Looking Forward: Women’s Mental Health & The Future of Work

A promotional graphic featuring the Room for Her logo and the Economic Club of Canada logo that reads, “Looking Forward: Women’s Mental Health & The Future of Work”

Supporting the mental health and wellbeing of women entrepreneurs is a key component of the rebuilding, healing, and growth of Canada’s economy in a post-pandemic world.

A candid discussion featuring experts on women’s entrepreneurship and mental health convened by the Economic Club of Canada highlighted the range and depth of mental health challenges faced by diverse women entrepreneurs, particularly in the shadow of the COVID-19 pandemic. The panel was presented in partnership with Room for Her, an innovative women’s mental health initiative created by Green Shield Association, and moderated by Komal Minhas, Founder & CEO, Karseva Company.

A graphic with photographs of the moderator and panelists featured during this discussion, from top to bottom, Komal Minhas, Dr. Wendy Cukier, Silken Laumann, Rhiannon Rosalind, and Dr. Rachel Toledano. The “Room for Her” logo sits in the bottom right-hand corner.

Dr. Cukier, Founder and Academic Director of the Diversity Institute and the Women Entrepreneurship Knowledge Hub (WEKH), spoke about the disproportionate impacts the COVID-19 pandemic had on women entrepreneurs, many of whom were concentrated in the hardest hit industries and sectors. All of the factors that have created inequality across Canada were amplified during the COVID pandemic, Dr. Cukier noted, so those who were already marginalized faced even greater challenges. 

“We know that Indigenous peoples, racialized peoples, persons with disabilities, and other equity-deserving groups were more affected than others,” Dr. Cukier said.

For instance, a survey led by the Black Business and Professional Association (BBPA) compared the experiences of BBPA members and those of the Canadian Federation of Independent Business (CFIB). On every metric, the negative impacts of the pandemic were twice as high for Black entrepreneurs generally.

The toll that the pandemic has taken on the mental health of diverse women entrepreneurs has been devastating. One respondent in another survey felt that they weren’t doing anything right during this period as their business struggled and they were forced to lay-off staff.

A screenshot from the broadcast of the discussion featuring, from left to right, Komal Minhas, Dr. Rachel Toledano, Dr. Wendy Cukier, Rhiannon Rosalind, and Silken Laumann in front of an Economic Club of Canada background.

For Komal Minhas, the research underlines and validates the lived experiences of women entrepreneurs. “While we hear it as data, it’s actually what we’ve gone through,” Minhas said.

Silken Laumann, an Olympic medalist, speaker, author and founder of Unsinkable, shared their story of transitioning from a high-performance athlete to a mother and entrepreneur, and the mental health challenges they faced during this time while trying to balance the two. For Laumann, it was important to learn how to say “no” and recognize that good enough is often enough.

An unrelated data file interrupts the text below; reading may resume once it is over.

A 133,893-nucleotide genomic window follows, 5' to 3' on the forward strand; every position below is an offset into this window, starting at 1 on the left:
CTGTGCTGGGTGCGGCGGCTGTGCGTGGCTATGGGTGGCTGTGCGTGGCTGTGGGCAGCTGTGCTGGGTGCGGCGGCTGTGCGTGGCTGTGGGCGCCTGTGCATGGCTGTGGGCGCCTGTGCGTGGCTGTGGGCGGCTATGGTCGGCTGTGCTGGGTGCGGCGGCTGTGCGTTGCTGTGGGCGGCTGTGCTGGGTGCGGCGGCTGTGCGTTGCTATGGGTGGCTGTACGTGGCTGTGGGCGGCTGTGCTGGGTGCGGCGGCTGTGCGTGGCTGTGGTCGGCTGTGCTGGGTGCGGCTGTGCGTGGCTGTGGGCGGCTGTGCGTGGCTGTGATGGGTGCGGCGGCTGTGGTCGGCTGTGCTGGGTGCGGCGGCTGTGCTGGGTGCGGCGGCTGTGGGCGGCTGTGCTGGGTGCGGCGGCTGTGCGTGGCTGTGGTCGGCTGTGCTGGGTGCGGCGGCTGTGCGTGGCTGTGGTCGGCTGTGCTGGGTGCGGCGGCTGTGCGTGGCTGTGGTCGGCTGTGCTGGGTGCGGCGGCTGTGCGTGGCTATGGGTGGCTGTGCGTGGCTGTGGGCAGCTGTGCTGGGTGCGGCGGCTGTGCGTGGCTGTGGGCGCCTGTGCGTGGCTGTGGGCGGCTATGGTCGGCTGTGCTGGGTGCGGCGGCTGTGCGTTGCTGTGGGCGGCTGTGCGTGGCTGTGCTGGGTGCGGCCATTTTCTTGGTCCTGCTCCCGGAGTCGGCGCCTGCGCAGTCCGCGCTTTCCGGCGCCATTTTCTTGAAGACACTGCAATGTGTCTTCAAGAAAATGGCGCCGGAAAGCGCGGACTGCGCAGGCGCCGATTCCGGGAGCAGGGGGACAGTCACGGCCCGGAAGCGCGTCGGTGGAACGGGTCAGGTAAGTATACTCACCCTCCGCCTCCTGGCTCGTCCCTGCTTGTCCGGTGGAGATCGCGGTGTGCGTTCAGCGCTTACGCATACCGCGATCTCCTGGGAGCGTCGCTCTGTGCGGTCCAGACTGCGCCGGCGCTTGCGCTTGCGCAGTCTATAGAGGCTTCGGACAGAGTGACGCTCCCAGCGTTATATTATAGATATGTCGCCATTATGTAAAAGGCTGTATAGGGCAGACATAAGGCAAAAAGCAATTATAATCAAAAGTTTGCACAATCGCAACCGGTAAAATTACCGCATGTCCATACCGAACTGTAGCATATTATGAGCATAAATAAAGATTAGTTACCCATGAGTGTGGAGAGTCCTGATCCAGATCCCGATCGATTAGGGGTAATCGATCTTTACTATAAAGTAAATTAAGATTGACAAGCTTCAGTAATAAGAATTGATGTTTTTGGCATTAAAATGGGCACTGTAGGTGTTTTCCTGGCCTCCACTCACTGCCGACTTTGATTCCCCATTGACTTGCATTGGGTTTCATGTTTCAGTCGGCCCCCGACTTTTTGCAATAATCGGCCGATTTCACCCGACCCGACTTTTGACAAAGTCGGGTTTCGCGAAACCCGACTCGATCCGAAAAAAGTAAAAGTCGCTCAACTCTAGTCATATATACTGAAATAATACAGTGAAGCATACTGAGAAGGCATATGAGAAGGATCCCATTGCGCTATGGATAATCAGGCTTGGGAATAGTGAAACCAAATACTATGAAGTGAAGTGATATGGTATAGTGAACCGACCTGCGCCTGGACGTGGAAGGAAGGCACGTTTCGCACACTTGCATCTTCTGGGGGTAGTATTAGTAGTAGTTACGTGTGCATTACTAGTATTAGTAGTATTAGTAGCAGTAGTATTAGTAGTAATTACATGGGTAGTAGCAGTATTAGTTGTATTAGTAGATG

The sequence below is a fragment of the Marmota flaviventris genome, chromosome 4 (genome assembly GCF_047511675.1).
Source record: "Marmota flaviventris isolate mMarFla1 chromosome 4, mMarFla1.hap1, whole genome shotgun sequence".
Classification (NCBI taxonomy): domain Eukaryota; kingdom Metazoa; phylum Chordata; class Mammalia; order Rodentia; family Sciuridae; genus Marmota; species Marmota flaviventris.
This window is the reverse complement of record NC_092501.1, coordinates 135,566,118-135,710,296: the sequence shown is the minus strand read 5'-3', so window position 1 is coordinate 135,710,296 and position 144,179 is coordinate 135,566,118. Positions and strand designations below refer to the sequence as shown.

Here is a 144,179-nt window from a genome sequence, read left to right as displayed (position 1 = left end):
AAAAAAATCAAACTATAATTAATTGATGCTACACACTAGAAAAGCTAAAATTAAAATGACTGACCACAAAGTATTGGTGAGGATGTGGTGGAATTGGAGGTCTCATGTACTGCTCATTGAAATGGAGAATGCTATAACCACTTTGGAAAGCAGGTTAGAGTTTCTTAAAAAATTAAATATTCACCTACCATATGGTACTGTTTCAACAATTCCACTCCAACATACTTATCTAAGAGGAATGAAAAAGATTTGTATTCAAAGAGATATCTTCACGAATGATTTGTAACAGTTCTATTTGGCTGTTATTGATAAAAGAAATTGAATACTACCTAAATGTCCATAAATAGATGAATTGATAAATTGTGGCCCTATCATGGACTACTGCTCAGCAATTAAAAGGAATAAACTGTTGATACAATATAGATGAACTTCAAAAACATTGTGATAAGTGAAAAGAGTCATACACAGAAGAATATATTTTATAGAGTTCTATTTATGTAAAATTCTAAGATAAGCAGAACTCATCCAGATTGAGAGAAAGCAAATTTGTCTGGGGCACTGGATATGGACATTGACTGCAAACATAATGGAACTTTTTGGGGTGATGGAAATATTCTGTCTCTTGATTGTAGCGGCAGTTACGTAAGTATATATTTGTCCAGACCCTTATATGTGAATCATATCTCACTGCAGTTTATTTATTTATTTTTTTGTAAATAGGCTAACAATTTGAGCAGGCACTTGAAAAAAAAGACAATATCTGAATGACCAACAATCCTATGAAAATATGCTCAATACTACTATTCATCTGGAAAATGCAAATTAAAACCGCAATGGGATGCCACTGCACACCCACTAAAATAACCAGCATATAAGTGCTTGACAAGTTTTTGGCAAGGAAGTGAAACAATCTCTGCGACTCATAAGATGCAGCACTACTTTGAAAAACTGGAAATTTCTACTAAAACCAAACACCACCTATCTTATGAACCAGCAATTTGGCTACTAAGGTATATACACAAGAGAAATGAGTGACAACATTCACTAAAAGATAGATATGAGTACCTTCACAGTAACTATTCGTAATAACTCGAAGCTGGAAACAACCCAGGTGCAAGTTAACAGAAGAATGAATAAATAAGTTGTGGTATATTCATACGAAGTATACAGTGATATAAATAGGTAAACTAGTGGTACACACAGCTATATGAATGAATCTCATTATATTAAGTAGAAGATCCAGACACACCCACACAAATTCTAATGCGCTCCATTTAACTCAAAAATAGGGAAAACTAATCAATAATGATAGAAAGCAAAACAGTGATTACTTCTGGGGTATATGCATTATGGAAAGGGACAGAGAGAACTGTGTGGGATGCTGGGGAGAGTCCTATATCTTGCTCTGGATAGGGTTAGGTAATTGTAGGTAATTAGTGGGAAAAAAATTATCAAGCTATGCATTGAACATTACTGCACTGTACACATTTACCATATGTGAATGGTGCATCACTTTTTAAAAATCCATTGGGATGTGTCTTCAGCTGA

“If you want to be happy and healthy, you have to let go of that incredibly destructive word: ‘Perfect’,” Laumann explained.

Dr. Rachel Toledano, Vice President of Clinical Services at Inkblot Therapy, noted that perfectionism chips away, slowly but surely, at our self-confidence, self-esteem, and sense of self-worth―contributing to the imposter syndrome that many women entrepreneurs struggle with. Dr. Toledano explained that we are all affected by our conditioning, which can be shaped by our social, cultural, and religious upbringings. Women in particular have been conditioned to constantly question if we are good enough.

That imposter syndrome is in our heads, Dr. Toledano explained, and something we can push back on. They explained that it is helpful to recognize that there will be hard times, but that that is not how you have to define yourself. “The real power of women comes from deciding that we’re going to write our own story,” Dr. Toledano said.

At 26 years-old, Rhiannon Rosalind became the CEO of the Economic Club of Canada. Two weeks later, Rosalind had their first child. In addition to the challenges of filling the role of CEO as a young woman, Rosalind continued to hold the pressure of doing it all, all at once. In 2017, she burned out, later realizing that she had not addressed her childhood traumas and was using work and alcohol to cover it up. 

Now Creator and CEO of Conscious Economics and Lunar Studios, Rosalind warns against the constant pressure to do more and make more. “Progress at all costs at the expense of people and the planet isn’t working anymore. And it won’t work,” Rosalind said.

Learn more

BDC has compiled a nation-wide list of resources designed to support the mental health and wellbeing of entrepreneurs and the general population.

If you need help right now, text WELLNESS to 741741 to chat with a volunteer crisis responder 24/7 at no-cost in English or French as part of Health Canada’s Wellness Together Canada service. You can also call 1-866-585-0445 if you would prefer to talk to someone.

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